Genotype and race have been independently associated with differential responses to HCV therapy—genotype 1 with lower response rates (42% to 46% vs. 76% to 82% for genotypes 2 and 3) and AA race with lower response rates (19% to 28% vs. 52%).28,29
It is unclear why AA race is associated with lower response rates—whether host or viral factors, such as higher rates of genotype 1 infection, differences in rates of obesity and concomitant nonalcoholic fatty liver or nonalcoholic steatohepatitis, differences in degree of fibrosis or pretreatment level of viremia, or inappropriate therapy (nonweight-based or genotype-based dosing of RBV). Data are limited as AA persons have been understudied in clinical trials for HCV treatment. The few studies evaluating treatment response by AA versus CA race in nonincarcerated populations demonstrate that differential treatment response persists within genotype 1 disease, with lower rates in AA patients, despite controlling for dose of medication, sex, hepatic fibrosis, and HCV-RNA levels.29–31
Although our sample size is small, our data suggest no difference in treatment response by race for genotype 1, similar to findings by Sterling et al18
at the Virginia Department of Corrections and differing from studies in nonincarcerated populations. Maru et al24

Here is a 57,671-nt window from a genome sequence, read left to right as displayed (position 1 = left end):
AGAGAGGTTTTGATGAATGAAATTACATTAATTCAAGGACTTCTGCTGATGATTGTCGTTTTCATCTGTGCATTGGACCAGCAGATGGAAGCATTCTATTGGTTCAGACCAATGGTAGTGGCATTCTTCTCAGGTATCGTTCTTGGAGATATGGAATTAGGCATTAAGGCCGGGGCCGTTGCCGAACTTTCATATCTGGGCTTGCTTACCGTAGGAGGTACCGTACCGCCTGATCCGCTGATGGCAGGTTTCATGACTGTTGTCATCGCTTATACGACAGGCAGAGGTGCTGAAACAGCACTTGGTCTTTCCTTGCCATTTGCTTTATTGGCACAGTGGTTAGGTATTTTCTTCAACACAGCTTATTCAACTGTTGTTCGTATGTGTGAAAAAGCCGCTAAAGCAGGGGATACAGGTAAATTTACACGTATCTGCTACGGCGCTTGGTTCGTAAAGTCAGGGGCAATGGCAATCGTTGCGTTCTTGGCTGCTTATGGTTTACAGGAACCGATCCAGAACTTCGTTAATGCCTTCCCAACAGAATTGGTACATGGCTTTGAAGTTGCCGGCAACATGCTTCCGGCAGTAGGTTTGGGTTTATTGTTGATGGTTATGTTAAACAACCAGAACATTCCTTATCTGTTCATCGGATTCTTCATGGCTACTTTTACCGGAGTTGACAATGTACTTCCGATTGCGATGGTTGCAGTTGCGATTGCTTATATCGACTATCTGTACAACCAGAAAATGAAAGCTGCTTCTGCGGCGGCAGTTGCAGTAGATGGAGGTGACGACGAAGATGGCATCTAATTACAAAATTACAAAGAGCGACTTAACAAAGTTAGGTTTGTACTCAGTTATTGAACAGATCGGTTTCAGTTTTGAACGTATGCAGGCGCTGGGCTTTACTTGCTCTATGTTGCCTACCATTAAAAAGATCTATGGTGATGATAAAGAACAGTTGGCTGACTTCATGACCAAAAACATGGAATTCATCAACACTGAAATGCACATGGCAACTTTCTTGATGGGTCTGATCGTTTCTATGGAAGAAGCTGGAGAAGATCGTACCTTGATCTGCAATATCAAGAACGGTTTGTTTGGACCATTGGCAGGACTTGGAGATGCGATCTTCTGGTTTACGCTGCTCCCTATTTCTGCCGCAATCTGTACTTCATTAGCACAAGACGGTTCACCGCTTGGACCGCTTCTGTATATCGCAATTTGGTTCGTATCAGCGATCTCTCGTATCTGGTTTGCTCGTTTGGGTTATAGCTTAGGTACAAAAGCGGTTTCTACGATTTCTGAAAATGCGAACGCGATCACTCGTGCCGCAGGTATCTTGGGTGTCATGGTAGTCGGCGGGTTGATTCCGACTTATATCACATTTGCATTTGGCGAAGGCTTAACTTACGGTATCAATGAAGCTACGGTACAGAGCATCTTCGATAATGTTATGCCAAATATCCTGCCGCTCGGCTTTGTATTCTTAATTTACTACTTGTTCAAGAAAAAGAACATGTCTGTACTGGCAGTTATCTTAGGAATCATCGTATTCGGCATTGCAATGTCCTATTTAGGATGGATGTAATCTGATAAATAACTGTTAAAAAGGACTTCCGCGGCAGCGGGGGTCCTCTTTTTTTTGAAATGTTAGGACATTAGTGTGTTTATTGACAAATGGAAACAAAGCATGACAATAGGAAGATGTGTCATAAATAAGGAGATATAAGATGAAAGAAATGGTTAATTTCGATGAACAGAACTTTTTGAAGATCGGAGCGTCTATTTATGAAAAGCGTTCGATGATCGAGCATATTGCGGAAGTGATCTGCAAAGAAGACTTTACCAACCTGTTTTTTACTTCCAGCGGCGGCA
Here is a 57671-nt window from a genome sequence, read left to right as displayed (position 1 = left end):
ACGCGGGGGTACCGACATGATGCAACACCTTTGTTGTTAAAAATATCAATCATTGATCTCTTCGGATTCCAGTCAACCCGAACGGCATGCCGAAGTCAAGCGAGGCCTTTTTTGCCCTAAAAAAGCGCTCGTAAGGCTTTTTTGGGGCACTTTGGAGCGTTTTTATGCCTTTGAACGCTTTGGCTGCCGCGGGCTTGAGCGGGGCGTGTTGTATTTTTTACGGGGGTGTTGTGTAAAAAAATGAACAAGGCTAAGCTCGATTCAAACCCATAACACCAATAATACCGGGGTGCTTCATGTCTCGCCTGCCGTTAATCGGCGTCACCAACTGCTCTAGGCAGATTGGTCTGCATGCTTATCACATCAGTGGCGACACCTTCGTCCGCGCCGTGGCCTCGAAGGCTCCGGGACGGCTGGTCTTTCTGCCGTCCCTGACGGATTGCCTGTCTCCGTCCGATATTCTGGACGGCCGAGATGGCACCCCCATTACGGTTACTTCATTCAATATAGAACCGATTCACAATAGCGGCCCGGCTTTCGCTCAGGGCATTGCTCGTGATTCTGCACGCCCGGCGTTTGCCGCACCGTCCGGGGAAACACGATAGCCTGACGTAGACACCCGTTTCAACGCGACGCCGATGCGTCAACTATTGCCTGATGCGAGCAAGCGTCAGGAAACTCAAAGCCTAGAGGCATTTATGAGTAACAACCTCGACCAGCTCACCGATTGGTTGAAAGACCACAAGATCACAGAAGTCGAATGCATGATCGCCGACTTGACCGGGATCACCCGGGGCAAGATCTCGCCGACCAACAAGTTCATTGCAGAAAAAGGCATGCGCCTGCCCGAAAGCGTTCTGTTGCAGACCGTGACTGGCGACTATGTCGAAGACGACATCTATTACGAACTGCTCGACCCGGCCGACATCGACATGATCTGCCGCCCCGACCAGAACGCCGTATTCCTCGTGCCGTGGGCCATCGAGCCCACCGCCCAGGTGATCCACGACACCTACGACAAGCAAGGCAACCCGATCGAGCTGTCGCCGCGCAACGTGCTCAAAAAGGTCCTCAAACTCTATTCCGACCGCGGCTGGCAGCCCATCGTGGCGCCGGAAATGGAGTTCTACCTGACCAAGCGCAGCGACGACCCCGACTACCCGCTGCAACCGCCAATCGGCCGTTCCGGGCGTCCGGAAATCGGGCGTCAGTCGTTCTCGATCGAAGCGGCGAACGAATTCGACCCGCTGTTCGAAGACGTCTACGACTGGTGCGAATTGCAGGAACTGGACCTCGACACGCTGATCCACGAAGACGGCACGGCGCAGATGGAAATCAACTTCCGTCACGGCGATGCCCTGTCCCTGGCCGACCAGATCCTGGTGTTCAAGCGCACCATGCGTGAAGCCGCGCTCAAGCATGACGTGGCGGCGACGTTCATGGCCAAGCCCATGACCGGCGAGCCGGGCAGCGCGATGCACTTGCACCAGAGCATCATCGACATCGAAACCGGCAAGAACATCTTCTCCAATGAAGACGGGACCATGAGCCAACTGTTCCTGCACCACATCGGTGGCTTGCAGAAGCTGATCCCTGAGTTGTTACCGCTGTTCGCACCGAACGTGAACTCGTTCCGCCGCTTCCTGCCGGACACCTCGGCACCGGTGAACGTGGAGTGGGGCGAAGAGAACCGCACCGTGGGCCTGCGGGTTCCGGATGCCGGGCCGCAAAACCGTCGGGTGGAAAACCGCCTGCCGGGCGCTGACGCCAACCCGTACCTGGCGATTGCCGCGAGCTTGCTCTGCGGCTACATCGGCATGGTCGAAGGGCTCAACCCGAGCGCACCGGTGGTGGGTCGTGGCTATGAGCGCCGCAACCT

at the Connecticut Department of Corrections did not report values for treatment response by race, but found in their study that black race was not correlated with failure to achieve SVR. This raises the question of what impact the treatment environment has on HCV treatment outcomes—perhaps directly observed therapy and close physician, nursing, psychiatric, and substance treatment support can overcome differences in response rates by race, using current guidelines for PEG-IFN and RBV dosing.
Notably, in our study, the 2 AA patients who achieved SVR had multiple negative prognostic factors for treatment success—AA race, genotype 1 disease, and retreatment. Both had early stage fibrosis on liver biopsy, suggesting particular benefit to treating AA patients at earlier stage disease. In fact, most patients (70% of those with liver biopsy, 58% overall) in our study had known early stage disease, and the overall SVR in our study likely reflects successful treatment response in this subgroup. Although some guidelines recommend deferring treatment for minimal fibrosis, our experience suggests that decisions for treatment should be individualized and consider what opportunities exist for an individual to access treatment in the future and achieve treatment response. The correctional setting may present an opportunity to treat those at earlier stage of disease, when the likelihood of achieving SVR is higher. Limitations to our study include its retrospective nature, small sample size, bias in selection of patients for treatment, and limited access to data through chart review.
Our results support the limited existing data that acceptable HCV treatment outcomes can be achieved in prisons using today’s standard-of-care in HCV treatment, PEG-IFN plus weight-based RBV. The HCV-infected population inconsistently intersects with the community healthcare system and inmates bear a remarkable burden of chronic HCV infection. HCV intervention and management in the correctional setting has enormous potential for reducing the burden of disease in the greater public health community and improving health outcomes in this burgeoning population.